Ever wonder if all that hard work at the gym is paying dividends? Now you don't have to guess. Japanese sports scientists have developed an iPod-sized pocket device that can instantly tell if your body is burning fat and calories — the key to losing weight.
Engineers from from NTT DOCOMO Research Laboratories detailed their development of the device in the Journal of Breath Research, published by the Institute of Physics.
"Because obesity increases the risk of lifestyle-related illnesses, enabling users to monitor the state of fat burning could play a pivotal role in daily diet management," said lead researcher Satoshi Hiyama. "Current standard methods, however, are still not practically suitable for point-of-care instrumentation for diet-conscious people who wish to monitor their own fat metabolism at home or outside."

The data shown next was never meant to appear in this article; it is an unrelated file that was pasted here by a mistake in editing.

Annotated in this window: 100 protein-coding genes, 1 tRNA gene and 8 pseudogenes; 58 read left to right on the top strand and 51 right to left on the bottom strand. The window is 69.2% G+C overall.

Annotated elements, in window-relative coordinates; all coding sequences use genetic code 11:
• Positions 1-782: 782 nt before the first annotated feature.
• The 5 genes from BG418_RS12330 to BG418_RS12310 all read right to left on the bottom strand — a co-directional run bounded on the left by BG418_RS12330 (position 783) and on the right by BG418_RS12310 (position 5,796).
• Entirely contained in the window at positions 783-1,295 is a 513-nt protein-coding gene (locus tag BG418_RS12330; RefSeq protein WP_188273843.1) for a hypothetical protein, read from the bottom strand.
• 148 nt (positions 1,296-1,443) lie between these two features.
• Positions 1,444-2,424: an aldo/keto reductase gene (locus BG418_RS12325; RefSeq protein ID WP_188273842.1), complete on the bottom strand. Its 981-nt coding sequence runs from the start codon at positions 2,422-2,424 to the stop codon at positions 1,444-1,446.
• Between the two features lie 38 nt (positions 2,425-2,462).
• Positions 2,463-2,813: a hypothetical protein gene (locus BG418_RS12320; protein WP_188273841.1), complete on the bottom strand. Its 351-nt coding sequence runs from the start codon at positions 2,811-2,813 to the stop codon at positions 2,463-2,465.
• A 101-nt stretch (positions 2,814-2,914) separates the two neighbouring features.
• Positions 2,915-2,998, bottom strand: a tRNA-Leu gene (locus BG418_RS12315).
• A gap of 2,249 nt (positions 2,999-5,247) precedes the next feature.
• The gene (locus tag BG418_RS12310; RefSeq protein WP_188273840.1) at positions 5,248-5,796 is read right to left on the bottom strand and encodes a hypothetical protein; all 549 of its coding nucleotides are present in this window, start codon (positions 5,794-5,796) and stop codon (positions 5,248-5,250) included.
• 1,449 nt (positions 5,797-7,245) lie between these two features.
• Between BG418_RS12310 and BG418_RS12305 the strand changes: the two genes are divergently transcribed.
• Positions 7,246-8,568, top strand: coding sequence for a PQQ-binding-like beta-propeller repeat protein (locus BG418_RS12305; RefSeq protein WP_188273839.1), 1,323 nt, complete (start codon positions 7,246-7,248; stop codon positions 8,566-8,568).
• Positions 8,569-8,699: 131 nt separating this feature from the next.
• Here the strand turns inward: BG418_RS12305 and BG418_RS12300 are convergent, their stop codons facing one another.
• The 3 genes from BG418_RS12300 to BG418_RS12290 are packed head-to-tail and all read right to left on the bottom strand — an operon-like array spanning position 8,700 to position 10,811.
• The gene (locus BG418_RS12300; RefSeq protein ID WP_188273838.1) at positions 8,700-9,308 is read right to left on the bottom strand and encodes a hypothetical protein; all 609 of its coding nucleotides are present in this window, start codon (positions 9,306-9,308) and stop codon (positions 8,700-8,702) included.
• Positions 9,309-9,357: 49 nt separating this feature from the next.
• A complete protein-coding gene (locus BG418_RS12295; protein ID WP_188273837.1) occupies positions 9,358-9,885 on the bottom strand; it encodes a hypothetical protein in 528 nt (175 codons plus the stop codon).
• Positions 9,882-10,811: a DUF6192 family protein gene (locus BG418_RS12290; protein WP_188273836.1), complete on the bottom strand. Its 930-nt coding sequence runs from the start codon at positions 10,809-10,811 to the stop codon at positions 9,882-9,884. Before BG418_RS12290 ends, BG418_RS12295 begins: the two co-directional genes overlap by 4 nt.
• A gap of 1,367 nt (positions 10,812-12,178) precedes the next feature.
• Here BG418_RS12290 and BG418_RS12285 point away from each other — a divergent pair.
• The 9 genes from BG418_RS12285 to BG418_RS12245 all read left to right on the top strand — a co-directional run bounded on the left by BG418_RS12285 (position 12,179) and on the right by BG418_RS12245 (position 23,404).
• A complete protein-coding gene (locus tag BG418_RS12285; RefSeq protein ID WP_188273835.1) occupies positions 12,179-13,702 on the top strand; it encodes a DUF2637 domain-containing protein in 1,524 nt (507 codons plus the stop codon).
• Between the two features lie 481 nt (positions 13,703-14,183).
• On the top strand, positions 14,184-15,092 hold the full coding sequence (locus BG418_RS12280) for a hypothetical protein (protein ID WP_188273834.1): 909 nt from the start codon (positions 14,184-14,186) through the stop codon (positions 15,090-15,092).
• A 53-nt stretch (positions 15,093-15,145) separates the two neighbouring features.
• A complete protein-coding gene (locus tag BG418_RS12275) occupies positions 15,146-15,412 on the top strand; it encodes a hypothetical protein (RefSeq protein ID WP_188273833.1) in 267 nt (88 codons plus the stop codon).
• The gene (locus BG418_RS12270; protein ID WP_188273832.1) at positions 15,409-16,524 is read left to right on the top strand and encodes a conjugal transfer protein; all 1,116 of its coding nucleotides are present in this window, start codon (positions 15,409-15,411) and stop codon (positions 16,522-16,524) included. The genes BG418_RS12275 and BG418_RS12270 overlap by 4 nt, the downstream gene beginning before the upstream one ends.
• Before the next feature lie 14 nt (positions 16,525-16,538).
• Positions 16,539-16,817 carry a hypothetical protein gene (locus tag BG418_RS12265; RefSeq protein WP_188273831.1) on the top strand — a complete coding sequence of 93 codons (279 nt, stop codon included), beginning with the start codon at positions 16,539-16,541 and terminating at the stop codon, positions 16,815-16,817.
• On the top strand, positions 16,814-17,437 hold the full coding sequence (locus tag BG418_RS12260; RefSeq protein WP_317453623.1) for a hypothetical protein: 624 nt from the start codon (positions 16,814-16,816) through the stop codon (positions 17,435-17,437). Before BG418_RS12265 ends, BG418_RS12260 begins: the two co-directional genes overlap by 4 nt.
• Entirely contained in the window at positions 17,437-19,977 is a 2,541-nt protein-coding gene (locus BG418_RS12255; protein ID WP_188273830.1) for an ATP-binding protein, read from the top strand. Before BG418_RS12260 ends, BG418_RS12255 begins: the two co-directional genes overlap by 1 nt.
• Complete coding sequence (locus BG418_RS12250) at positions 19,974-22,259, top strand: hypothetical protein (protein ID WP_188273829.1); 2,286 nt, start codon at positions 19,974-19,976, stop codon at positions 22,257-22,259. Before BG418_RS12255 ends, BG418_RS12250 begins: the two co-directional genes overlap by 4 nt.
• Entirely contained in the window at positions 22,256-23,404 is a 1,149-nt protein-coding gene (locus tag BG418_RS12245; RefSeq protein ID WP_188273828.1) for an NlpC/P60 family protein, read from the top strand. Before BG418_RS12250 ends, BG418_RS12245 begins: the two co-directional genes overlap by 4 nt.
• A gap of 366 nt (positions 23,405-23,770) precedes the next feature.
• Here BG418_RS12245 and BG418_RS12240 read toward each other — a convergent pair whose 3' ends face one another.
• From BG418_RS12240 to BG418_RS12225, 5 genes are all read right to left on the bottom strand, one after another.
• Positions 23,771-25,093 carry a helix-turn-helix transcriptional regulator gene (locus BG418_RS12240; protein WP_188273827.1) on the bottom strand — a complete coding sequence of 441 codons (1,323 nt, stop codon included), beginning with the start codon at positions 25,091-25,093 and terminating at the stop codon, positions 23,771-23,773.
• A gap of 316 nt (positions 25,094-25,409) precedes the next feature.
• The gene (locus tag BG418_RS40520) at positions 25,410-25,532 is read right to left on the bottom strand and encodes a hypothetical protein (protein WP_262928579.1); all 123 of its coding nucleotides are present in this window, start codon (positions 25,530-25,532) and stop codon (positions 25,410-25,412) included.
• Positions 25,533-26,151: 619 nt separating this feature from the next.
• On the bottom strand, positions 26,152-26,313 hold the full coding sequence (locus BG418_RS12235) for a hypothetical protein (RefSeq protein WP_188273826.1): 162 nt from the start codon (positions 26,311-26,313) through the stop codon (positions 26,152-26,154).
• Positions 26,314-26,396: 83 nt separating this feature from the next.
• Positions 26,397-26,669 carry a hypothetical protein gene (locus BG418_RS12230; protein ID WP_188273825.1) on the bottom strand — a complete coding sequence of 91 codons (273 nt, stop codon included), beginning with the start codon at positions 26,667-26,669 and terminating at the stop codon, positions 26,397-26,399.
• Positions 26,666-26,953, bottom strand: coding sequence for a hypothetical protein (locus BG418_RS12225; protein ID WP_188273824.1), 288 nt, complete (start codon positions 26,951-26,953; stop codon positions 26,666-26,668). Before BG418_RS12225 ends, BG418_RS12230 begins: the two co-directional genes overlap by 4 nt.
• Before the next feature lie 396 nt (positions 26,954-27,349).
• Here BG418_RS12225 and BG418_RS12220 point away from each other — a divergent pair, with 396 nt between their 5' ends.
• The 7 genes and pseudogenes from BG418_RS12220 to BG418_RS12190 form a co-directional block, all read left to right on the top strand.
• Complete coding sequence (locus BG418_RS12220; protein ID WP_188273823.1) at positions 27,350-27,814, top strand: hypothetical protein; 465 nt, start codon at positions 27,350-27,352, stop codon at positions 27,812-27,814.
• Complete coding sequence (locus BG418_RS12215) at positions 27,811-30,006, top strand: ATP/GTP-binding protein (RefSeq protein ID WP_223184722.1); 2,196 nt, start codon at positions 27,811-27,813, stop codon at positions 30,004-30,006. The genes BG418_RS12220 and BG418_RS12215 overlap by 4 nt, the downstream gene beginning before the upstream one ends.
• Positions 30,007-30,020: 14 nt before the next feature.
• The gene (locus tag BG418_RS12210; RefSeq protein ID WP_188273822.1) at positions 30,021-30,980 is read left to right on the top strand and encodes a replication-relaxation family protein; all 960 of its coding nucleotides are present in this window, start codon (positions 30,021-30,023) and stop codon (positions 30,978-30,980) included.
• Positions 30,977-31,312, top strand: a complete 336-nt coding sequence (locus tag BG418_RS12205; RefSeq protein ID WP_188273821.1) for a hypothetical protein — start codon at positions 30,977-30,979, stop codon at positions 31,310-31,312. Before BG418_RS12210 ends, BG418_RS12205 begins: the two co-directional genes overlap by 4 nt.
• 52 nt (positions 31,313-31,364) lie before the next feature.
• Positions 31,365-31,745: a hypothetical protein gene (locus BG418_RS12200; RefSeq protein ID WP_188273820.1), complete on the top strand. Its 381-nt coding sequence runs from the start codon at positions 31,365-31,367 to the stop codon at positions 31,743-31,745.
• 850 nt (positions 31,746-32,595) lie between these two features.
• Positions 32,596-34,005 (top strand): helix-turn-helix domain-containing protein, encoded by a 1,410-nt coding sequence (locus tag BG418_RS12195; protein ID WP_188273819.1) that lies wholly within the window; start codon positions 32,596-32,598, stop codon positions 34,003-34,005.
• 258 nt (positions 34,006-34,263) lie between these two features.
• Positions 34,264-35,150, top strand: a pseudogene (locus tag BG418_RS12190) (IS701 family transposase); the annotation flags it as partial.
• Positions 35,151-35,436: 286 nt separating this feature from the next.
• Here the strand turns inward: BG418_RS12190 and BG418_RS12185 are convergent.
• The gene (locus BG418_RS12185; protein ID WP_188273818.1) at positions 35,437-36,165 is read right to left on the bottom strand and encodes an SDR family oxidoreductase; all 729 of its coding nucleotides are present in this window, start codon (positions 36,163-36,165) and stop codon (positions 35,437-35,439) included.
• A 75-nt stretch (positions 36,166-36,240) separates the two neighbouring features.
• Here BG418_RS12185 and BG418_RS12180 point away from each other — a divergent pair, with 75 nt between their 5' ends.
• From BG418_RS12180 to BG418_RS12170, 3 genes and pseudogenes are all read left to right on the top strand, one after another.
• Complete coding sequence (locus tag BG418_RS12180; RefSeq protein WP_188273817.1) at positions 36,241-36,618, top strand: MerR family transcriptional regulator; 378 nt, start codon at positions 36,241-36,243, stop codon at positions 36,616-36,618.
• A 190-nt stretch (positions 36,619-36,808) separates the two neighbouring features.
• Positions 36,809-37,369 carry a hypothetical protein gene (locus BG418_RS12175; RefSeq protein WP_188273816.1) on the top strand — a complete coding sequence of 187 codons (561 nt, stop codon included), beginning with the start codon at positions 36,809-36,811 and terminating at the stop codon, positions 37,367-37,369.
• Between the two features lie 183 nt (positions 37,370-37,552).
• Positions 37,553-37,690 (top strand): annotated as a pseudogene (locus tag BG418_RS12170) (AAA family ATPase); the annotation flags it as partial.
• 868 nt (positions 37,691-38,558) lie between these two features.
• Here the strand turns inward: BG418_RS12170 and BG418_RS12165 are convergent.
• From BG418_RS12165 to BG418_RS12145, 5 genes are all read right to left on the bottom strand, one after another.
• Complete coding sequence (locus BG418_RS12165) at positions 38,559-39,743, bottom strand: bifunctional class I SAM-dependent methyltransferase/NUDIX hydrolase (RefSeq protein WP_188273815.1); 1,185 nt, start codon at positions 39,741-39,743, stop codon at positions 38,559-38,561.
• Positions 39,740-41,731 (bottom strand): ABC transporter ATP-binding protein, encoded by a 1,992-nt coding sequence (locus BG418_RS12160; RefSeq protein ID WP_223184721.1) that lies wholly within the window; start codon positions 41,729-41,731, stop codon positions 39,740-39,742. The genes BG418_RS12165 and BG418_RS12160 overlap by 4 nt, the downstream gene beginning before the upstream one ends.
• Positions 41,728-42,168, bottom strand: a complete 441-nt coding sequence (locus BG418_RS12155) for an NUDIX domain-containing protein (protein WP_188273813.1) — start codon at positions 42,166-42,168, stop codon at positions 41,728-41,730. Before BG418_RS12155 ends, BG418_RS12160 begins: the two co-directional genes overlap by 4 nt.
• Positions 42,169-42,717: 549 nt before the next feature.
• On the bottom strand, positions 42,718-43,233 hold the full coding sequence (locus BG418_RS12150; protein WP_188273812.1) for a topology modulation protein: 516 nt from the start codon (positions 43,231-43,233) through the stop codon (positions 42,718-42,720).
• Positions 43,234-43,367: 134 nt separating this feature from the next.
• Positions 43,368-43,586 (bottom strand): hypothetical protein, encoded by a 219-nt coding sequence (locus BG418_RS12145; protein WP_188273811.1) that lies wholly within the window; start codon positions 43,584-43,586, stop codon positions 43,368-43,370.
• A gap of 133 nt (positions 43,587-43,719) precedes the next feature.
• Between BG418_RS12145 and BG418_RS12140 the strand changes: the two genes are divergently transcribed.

Acetone is primarily produced in the blood when fat is broken down, but is also present in exhaled breath. This new device includes a pressure sensor to detect the exhaled breath and two types of semiconductor-based gas sensors to detect acetone.
After a user blows into the device, acetone levels can be calculated and sent to a smartphone within 10 seconds.
The researchers tested the device on 17 healthy adult volunteers and found it effectively measured acetone and tracked weight loss in individuals following a diet and fitness plan.
"Considering that the effect of dieting could be estimated from changes in breath acetone concentrations, we've shown that our prototype is a practical and alternative checker that can be used in individual dieting programs," Hiyama said. "It is also known that when diabetes is out of control, patients have elevated levels of breath acetone. It is possible that our prototype could be used to assess how diabetic control is being managed at home."
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